What’s in a name? 

In high school, Jessica Williams used to tease a kid named Itchy for

living in a "clown house." That's all she really remembers about the infamous Heidelberg Project from those days.

Five years later, a lot has changed. The first in her family to graduate college, Williams earned degrees from University of Michigan in art history and African and African-American studies. And when she saw the film Come Unto Me, which is about Heidelberg, in one of her African diaspora classes, it prompted her to revisit a place that had once been so close to home. A tour led by Tyree Guyton and Jenenne Whitfield left her awestruck. She needed to bring her talents back to Detroit.

Williams recently quit her job in the development department at U-M's Museum of Art and moved back with her parents on Gratiot Avenue and Seven Mile Road, saving cash while working her new job for the United Way's southeastern Michigan office. She also hooked up with Whitfield again, and has just become the leader of the newly founded YAH, Young Association of Heidelberg, a volunteer group dedicated to renewing the inner city so it's a place to thrive, not simply survive in. While sitting on the decorated lawn at Heidelberg Street on a Sunday afternoon, with Guyton building art in the background, fellow neighborhood artist Tim Burke mowing the fields and some hilarious dude blowing his bike horn for at least 10 minutes, Williams explains YAH's mission.

"There are lots of programs for children," Williams says, "but what happens when those kids leave the program and go home? They go back to the same situation. People ages 18-30 are the ones with kids here, so this is in part a group for parents, who can teach their children."

YAH seeks individuals with a backbone, "those who are self-educated, who have already internalized things for themselves." With a handful of members so far, Williams already has a few ideas about which issues to take on and how to tackle them, including producing a documentary on "the church epidemic."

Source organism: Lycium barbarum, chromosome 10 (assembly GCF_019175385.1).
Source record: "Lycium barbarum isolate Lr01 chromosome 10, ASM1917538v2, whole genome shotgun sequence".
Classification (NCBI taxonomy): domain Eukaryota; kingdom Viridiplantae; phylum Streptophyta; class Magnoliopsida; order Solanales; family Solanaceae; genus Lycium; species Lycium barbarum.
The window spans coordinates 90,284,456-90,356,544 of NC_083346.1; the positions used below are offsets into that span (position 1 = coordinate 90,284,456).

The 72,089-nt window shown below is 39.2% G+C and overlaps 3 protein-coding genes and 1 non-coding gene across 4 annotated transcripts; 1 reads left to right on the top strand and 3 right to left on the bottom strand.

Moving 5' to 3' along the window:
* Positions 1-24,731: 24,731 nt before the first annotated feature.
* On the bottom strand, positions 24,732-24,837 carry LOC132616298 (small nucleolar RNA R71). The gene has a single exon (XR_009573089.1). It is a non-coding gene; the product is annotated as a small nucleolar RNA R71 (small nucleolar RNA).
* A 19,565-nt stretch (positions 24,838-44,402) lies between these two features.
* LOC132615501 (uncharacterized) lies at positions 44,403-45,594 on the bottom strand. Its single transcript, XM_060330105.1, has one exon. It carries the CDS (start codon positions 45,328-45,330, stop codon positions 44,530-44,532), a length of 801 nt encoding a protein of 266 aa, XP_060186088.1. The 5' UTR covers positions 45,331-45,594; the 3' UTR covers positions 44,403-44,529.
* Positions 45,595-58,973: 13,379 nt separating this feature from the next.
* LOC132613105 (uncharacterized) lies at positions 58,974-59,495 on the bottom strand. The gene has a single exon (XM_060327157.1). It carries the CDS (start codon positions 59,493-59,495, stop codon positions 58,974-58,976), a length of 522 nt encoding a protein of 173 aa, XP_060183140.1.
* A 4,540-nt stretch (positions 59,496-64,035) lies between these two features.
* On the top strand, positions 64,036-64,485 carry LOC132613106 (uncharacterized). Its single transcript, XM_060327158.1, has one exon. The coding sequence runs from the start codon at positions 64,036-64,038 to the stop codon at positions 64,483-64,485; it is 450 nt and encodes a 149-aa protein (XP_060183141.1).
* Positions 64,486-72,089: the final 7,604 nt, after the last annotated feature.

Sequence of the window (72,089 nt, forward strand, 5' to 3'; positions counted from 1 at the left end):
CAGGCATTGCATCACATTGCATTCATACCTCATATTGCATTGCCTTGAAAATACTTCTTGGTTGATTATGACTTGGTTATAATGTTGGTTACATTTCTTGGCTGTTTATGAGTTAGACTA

"There are more churches than public schools in Detroit, but most of them just sit there in a low-income neighborhood," she says. "They're supposed to be sanctuaries for people to heal and renew, and that's not happening. They're run like businesses. I'd like to get a conversation going."

One YAH member, who grew up on Heidelberg Street, is on the same page. On his blog, Brandon Gaston writes about 27 churches within three miles on Detroit's west side, comparing its leaders to politicians running a campaign for themselves.

It's time to fill some shoes. On her first fact sheet, Williams writes that YAH is a support system informing young people about where Detroit has been, both racially and economically, and where it needs to be. "It's our turn to help out by bringing culture back into the community," she insists. She wants to use art in the same way her mentors Guyton and Whitfield do, getting folks out of their house and really looking at the streets.

"My mom never went to college, but I can talk about critical issues with her as if she was my professor," Williams says. She grew up on the east side with a dad who plays drums and a mom who sings. They took her day-tripping around the city to such places as the DIA and the Science Center. But it's easy to see that some people rarely move beyond a one-mile radius of their homes and their definition of culture is what comes out of a satellite dish, which is why creating neighborhood activities that stretch beyond downtown is one of YAH's charges.

At 24, Williams is still young. During the interview, I watch her developing her thoughts, weaving the right path toward expressing herself. She discloses that she's always been quick to cry and is trying to get over it. In fact, she tears up while we're discussing her parents' creative nurturing. But Williams is not plaintive or lamenting. Life moves her. And I have no idea why she worries herself over these tears, because they're a pure expression of exuberance from a woman of substance.

Rebecca Mazzei is Metro Times arts and culture editor. Send comments to letters@metrotimes.com

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